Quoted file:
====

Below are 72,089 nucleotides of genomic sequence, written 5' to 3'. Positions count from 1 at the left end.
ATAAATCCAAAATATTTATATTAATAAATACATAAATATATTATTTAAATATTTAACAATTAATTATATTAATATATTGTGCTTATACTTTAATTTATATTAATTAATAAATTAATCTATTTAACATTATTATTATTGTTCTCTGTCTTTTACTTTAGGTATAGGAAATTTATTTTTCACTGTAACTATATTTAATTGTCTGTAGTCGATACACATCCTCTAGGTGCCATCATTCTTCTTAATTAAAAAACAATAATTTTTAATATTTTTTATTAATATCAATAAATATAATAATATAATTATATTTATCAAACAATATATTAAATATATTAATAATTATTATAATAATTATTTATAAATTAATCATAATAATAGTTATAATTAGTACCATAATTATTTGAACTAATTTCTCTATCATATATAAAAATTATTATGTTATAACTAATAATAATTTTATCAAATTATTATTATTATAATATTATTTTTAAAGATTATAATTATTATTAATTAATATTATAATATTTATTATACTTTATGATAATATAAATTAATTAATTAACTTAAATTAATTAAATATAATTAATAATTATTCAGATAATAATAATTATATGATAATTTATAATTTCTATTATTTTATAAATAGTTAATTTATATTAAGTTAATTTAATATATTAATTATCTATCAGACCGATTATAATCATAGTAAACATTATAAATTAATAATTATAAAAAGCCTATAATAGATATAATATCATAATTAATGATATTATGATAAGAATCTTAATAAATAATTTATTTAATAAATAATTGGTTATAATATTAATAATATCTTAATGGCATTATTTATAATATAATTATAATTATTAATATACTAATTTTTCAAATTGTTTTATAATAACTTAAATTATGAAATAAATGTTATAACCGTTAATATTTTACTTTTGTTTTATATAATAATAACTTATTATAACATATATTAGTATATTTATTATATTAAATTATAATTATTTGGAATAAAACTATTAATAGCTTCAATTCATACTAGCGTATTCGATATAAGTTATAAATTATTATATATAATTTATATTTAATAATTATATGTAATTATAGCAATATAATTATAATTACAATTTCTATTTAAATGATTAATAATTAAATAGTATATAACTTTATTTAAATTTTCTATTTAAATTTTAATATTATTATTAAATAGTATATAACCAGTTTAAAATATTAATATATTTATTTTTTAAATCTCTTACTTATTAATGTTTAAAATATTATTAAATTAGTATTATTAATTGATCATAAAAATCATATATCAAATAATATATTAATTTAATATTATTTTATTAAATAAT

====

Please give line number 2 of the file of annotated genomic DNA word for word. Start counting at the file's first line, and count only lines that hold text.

ATAAATCCAAAATATTTATATTAATAAATACATAAATATATTATTTAAATATTTAACAATTAATTATATTAATATATTGTGCTTATACTTTAATTTATATTAATTAATAAATTAATCTATTTAACATTATTATTATTGTTCTCTGTCTTTTACTTTAGGTATAGGAAATTTATTTTTCACTGTAACTATATTTAATTGTCTGTAGTCGATACACATCCTCTAGGTGCCATCATTCTTCTTAATTAAAAAACAATAATTTTTAATATTTTTTATTAATATCAATAAATATAATAATATAATTATATTTATCAAACAATATATTAAATATATTAATAATTATTATAATAATTATTTATAAATTAATCATAATAATAGTTATAATTAGTACCATAATTATTTGAACTAATTTCTCTATCATATATAAAAATTATTATGTTATAACTAATAATAATTTTATCAAATTATTATTATTATAATATTATTTTTAAAGATTATAATTATTATTAATTAATATTATAATATTTATTATACTTTATGATAATATAAATTAATTAATTAACTTAAATTAATTAAATATAATTAATAATTATTCAGATAATAATAATTATATGATAATTTATAATTTCTATTATTTTATAAATAGTTAATTTATATTAAGTTAATTTAATATATTAATTATCTATCAGACCGATTATAATCATAGTAAACATTATAAATTAATAATTATAAAAAGCCTATAATAGATATAATATCATAATTAATGATATTATGATAAGAATCTTAATAAATAATTTATTTAATAAATAATTGGTTATAATATTAATAATATCTTAATGGCATTATTTATAATATAATTATAATTATTAATATACTAATTTTTCAAATTGTTTTATAATAACTTAAATTATGAAATAAATGTTATAACCGTTAATATTTTACTTTTGTTTTATATAATAATAACTTATTATAACATATATTAGTATATTTATTATATTAAATTATAATTATTTGGAATAAAACTATTAATAGCTTCAATTCATACTAGCGTATTCGATATAAGTTATAAATTATTATATATAATTTATATTTAATAATTATATGTAATTATAGCAATATAATTATAATTACAATTTCTATTTAAATGATTAATAATTAAATAGTATATAACTTTATTTAAATTTTCTATTTAAATTTTAATATTATTATTAAATAGTATATAACCAGTTTAAAATATTAATATATTTATTTTTTAAATCTCTTACTTATTAATGTTTAAAATATTATTAAATTAGTATTATTAATTGATCATAAAAATCATATATCAAATAATATATTAATTTAATATTATTTTATTAAATAAT